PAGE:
Department of Natural Resources
Michigan offers exceptional morel mushroom hunting in the springtime. While you are out in the woods hunting, fishing or hiking, take a look around for these delicious yet elusive treats. Remember: Morels found on public land are for personal use and cannot be sold!
For many, spring in Michigan means morels – delicious wild mushrooms, simple to identify, fairly easy to find and generally safe to eat. For the beginning mushroom hunter, the morels are the safest group among the more than 2,000 kinds of wild mushrooms found in Michigan.
May is morel month in Michigan, but the actual fruiting period is from late April until mid-June, depending on where you are and what species you are hunting. Contrary to common belief, morels are not confined to the northern part of the state – some of the best picking is in southern Michigan.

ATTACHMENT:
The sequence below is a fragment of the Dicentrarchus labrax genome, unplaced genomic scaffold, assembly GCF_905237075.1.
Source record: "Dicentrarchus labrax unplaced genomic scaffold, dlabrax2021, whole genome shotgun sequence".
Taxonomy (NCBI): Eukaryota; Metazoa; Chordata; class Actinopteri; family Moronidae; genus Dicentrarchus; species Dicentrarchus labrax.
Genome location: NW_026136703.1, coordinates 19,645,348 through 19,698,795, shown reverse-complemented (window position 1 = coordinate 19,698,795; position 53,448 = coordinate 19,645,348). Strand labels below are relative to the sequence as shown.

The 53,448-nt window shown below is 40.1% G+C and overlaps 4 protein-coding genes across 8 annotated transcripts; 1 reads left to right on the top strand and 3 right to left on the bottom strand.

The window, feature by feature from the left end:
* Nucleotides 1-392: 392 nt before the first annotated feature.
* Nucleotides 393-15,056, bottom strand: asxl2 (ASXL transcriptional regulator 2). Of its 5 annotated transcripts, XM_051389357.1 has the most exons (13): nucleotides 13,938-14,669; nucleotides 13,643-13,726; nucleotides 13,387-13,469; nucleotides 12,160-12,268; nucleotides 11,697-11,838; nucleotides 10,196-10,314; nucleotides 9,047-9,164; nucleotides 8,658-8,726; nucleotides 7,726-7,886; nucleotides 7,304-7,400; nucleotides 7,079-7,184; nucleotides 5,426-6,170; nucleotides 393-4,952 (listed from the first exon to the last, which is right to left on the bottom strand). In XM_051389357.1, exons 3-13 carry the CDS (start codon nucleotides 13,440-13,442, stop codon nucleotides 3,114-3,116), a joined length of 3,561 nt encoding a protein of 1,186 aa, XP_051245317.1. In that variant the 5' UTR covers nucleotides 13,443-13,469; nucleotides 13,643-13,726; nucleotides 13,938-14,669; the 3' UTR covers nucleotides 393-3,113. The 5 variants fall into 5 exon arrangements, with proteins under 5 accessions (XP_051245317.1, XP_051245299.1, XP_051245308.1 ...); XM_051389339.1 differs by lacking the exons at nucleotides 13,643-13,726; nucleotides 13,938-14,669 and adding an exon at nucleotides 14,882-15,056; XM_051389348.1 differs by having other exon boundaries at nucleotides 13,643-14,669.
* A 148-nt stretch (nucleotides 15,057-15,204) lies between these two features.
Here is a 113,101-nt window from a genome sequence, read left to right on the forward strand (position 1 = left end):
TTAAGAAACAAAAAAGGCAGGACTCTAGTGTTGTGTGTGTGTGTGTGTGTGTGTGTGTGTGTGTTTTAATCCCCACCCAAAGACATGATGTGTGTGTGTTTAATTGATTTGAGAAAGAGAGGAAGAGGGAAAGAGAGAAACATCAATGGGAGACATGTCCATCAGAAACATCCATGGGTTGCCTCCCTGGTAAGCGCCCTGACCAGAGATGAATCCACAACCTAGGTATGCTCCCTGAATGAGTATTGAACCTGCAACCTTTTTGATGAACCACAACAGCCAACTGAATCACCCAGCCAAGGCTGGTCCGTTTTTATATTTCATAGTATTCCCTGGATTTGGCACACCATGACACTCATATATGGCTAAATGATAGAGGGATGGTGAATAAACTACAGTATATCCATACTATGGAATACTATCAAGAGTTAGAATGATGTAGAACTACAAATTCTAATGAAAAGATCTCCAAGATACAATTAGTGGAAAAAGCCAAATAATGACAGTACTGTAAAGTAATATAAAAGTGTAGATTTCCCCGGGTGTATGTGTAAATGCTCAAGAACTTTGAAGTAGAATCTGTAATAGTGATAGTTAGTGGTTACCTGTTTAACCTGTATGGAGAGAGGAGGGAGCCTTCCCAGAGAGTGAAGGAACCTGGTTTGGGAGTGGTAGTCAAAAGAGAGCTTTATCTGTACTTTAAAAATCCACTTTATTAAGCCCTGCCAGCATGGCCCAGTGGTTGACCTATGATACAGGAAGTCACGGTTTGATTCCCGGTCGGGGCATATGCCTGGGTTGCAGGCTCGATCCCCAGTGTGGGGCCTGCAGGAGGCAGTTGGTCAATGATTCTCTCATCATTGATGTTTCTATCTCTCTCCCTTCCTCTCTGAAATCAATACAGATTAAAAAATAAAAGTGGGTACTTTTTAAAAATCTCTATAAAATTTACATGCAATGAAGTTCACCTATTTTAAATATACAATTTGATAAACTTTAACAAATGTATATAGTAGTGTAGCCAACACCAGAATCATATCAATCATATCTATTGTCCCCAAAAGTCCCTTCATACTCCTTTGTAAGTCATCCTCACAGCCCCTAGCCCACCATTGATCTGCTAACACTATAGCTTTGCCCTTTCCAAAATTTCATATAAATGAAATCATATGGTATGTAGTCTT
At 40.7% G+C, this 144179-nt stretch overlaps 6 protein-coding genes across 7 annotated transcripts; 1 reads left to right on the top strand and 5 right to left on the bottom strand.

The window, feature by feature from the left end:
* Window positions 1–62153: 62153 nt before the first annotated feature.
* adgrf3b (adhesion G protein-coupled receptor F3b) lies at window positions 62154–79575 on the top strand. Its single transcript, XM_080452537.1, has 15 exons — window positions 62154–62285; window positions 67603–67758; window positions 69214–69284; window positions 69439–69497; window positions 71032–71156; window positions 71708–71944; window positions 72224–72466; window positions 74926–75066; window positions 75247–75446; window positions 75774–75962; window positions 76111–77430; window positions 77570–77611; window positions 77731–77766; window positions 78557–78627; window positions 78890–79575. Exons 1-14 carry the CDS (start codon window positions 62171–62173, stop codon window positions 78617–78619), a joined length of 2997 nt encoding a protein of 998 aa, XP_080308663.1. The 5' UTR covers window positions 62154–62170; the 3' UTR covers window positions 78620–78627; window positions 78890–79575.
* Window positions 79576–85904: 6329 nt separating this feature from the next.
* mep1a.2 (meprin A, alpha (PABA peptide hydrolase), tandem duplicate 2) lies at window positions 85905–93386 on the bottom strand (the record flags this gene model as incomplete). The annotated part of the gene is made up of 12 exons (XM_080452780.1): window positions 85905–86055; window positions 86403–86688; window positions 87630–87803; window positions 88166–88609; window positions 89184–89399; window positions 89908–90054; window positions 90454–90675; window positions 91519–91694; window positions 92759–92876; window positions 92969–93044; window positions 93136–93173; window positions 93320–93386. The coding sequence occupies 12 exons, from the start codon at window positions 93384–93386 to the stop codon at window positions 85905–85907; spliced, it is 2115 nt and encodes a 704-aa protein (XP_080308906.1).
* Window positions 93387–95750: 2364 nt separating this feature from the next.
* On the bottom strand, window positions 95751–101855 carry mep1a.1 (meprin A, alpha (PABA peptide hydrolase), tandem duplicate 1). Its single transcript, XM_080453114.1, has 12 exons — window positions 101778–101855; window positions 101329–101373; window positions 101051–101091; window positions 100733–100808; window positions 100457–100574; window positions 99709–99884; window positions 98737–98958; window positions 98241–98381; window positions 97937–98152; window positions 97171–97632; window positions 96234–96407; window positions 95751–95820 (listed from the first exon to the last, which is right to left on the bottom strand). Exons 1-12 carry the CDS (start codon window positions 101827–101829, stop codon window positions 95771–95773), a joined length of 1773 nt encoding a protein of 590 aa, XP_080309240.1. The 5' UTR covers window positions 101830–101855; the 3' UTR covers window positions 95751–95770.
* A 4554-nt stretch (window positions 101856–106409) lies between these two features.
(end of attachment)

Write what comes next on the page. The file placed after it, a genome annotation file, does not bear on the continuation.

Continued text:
Like all wild mushrooms, morels require quite specific conditions of temperature and moisture to grow. Some springs are good for morels, others poor. Warm and wet conditions are best, and cold and dry can mean almost total failure of the crop.
Large burn sites in forested areas are ideal for morel mushroom hunting, especially in burned areas where jack, white or red pine once grew. Grassy and other non forest areas are not as likely to produce morels.
We have put together a map of large burn areas that occurred within the past couple years. Zoom in close to see the type of ground cover in a particular area (conifer, wetlands, grass, etc.). Please note, we cannot guarantee the presence of morels at these locations!
This application contains a complex map. If you have questions or comments please contact a DNR Customer Service Center.